MINNEAPOLIS: The Minneapolis police officer accused of killing an unarmed African American man was arrested and charged with murder on Friday (May 29) as authorities sought to restore peace after three nights of violent protests left parts of the city in flames.
Derek Chauvin is one of four officers fired after an explosive video emerged showing him kneeling on the neck of a handcuffed George Floyd for at least five minutes on Monday.
"This case is now ready, and we have charged it," said county prosecutor Mike Freeman amid outrage over the latest death of an African American at the hands of the police.
Freeman said the three other officers were under investigation, and that he anticipated charges.
The announcement came hours after hundreds of troops were deployed to the streets of Minneapolis and St Paul to stem what would be a fourth night of violent protests.
Scores of buildings have been burned and looted across the so-called Twin Cities, including a police station associated with the four officers.
As President Donald Trump labelled the protesters "thugs" and threatened a harsh crackdown, Minnesota Governor Tim Walz warned that he was considering a curfew.
"This is volatile. This has been building for decades," he said of tensions between police and African Americans.
"The first task at hand is, get civil control back, and get justice moving quickly and fairly."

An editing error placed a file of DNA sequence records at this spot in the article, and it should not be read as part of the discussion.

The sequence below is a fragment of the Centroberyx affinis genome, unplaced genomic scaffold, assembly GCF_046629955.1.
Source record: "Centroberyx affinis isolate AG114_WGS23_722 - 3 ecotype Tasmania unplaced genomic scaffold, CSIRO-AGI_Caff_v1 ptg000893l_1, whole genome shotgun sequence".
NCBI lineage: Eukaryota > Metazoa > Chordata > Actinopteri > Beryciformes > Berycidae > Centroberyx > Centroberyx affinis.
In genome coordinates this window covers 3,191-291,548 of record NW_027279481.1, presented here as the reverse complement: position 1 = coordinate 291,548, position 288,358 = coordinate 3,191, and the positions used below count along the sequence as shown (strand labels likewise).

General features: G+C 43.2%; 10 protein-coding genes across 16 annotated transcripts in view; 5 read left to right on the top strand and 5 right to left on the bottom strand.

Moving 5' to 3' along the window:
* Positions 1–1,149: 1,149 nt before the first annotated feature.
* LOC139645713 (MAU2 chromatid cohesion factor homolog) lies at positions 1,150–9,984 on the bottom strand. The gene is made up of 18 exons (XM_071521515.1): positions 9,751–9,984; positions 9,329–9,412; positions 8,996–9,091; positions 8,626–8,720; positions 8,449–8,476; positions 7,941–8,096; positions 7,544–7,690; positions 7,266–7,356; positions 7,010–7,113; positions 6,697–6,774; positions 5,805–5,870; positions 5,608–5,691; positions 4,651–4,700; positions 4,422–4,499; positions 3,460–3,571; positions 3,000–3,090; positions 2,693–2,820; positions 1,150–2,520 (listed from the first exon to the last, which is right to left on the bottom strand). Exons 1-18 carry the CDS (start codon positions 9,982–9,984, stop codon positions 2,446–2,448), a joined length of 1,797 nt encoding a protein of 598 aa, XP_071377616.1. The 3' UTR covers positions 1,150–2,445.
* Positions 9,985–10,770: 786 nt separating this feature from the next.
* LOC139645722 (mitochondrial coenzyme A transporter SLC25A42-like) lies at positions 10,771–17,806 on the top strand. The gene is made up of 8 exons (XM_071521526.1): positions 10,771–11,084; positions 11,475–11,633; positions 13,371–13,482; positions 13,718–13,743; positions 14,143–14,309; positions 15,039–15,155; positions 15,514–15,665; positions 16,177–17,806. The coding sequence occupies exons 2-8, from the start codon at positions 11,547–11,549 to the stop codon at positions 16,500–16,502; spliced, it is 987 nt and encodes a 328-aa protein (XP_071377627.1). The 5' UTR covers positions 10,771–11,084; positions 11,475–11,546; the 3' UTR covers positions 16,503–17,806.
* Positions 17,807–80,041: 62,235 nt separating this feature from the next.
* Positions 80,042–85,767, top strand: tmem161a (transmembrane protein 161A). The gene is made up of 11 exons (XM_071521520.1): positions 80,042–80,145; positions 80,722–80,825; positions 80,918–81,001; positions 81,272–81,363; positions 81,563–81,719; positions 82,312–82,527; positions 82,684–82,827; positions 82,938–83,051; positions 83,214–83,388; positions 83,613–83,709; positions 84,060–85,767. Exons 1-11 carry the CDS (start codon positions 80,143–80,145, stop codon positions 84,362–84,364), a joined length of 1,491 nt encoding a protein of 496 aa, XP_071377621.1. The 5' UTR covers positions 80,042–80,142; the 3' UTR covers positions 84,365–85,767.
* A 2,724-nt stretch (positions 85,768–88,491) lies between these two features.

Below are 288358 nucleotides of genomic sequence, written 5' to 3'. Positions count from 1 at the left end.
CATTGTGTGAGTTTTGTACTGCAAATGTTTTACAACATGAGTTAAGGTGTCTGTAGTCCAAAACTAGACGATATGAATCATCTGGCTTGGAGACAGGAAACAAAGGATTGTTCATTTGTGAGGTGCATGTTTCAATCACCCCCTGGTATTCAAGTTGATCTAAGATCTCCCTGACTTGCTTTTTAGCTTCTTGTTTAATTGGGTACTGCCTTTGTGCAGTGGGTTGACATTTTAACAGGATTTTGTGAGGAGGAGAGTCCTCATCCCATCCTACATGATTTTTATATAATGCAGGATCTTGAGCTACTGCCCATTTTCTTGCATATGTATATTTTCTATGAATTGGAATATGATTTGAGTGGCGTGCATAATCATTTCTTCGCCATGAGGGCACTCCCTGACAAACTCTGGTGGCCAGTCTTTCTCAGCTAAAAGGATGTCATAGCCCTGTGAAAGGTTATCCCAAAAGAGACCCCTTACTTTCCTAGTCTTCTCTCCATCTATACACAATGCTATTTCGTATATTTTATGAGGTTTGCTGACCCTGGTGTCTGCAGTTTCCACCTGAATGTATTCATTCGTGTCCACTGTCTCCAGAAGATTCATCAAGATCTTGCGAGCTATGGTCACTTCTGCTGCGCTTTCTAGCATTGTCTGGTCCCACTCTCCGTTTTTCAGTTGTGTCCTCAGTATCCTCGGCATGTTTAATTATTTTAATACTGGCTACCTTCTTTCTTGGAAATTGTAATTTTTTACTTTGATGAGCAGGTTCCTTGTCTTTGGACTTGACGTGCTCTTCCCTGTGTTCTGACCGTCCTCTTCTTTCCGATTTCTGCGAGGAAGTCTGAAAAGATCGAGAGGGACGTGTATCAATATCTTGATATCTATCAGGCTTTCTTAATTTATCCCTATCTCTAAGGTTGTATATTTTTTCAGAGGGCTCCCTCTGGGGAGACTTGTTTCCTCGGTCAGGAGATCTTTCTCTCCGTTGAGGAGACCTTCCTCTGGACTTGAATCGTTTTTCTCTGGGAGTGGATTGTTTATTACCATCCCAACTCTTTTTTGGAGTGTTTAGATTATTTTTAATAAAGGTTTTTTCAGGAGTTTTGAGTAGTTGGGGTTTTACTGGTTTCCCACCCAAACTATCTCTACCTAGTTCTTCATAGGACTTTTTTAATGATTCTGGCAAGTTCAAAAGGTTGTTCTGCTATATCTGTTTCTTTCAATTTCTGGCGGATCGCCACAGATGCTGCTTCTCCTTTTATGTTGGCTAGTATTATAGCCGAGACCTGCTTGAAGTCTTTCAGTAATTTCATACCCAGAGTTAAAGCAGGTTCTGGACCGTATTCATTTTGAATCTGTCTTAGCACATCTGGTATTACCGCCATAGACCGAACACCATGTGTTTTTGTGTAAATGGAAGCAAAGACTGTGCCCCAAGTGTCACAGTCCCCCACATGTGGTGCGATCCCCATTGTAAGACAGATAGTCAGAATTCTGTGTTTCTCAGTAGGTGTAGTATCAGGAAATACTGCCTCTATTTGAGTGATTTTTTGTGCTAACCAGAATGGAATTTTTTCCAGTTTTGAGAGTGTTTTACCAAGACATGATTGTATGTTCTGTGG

Barack Obama, the country's first black president, said Friday he shared the "anguish" of millions of Americans over 46-year-old Floyd's death.
"This shouldn't be 'normal' in 2020 America," Obama said in a statement.
Obama's former vice president Joe Biden, who is running for president, called for justice for Floyd and said it was time to heal the "open wound" of systemic racism in the United States.
But Trump lashed out at local officials for letting protests get out of hand and threatened a violent federal crackdown.
'PEOPLE ARE ANGRY'
"These THUGS are dishonouring the memory of George Floyd, and I won't let that happen," Trump tweeted.
"Just spoke to Governor Tim Walz and told him that the Military is with him all the way. Any difficulty and we will assume control but, when the looting starts, the shooting starts."
The post sparked an angry pushback from critics who interpreted it as an incitement to violence, although Trump later denied this was his intention.